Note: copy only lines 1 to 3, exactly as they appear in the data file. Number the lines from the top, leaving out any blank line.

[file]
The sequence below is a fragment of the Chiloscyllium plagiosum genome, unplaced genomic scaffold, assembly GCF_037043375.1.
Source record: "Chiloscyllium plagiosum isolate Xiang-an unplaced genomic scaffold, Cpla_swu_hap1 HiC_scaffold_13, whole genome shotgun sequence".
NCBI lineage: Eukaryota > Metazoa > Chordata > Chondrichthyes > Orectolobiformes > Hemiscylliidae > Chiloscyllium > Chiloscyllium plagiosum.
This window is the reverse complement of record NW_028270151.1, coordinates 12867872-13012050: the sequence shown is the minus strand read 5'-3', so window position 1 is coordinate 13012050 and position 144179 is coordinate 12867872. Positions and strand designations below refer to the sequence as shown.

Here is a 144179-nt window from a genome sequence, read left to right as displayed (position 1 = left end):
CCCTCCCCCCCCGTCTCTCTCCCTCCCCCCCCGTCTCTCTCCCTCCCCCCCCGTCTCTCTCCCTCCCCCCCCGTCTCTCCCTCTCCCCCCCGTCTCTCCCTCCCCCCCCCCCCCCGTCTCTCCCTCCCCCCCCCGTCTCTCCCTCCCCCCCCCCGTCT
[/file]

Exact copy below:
The sequence below is a fragment of the Chiloscyllium plagiosum genome, unplaced genomic scaffold, assembly GCF_037043375.1.
Source record: "Chiloscyllium plagiosum isolate Xiang-an unplaced genomic scaffold, Cpla_swu_hap1 HiC_scaffold_13, whole genome shotgun sequence".
NCBI lineage: Eukaryota > Metazoa > Chordata > Chondrichthyes > Orectolobiformes > Hemiscylliidae > Chiloscyllium > Chiloscyllium plagiosum.